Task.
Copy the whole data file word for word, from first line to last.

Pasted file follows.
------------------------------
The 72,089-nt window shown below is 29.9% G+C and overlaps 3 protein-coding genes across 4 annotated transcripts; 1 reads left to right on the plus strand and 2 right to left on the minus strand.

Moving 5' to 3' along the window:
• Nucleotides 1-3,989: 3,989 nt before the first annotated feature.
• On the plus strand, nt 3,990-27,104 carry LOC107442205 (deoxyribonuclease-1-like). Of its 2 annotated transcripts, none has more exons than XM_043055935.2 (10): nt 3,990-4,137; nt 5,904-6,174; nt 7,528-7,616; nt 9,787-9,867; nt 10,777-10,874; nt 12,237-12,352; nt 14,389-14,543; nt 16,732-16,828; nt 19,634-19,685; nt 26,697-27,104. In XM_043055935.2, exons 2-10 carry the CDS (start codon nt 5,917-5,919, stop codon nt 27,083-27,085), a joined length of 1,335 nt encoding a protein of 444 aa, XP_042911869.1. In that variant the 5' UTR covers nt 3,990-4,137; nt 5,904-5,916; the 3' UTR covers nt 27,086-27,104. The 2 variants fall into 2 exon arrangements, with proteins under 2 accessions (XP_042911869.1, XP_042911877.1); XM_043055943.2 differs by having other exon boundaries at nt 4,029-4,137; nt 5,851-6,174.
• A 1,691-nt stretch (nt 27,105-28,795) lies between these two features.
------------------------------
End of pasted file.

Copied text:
The 72,089-nt window shown below is 29.9% G+C and overlaps 3 protein-coding genes across 4 annotated transcripts; 1 reads left to right on the plus strand and 2 right to left on the minus strand.

Moving 5' to 3' along the window:
• Nucleotides 1-3,989: 3,989 nt before the first annotated feature.
• On the plus strand, nt 3,990-27,104 carry LOC107442205 (deoxyribonuclease-1-like). Of its 2 annotated transcripts, none has more exons than XM_043055935.2 (10): nt 3,990-4,137; nt 5,904-6,174; nt 7,528-7,616; nt 9,787-9,867; nt 10,777-10,874; nt 12,237-12,352; nt 14,389-14,543; nt 16,732-16,828; nt 19,634-19,685; nt 26,697-27,104. In XM_043055935.2, exons 2-10 carry the CDS (start codon nt 5,917-5,919, stop codon nt 27,083-27,085), a joined length of 1,335 nt encoding a protein of 444 aa, XP_042911869.1. In that variant the 5' UTR covers nt 3,990-4,137; nt 5,904-5,916; the 3' UTR covers nt 27,086-27,104. The 2 variants fall into 2 exon arrangements, with proteins under 2 accessions (XP_042911869.1, XP_042911877.1); XM_043055943.2 differs by having other exon boundaries at nt 4,029-4,137; nt 5,851-6,174.
• A 1,691-nt stretch (nt 27,105-28,795) lies between these two features.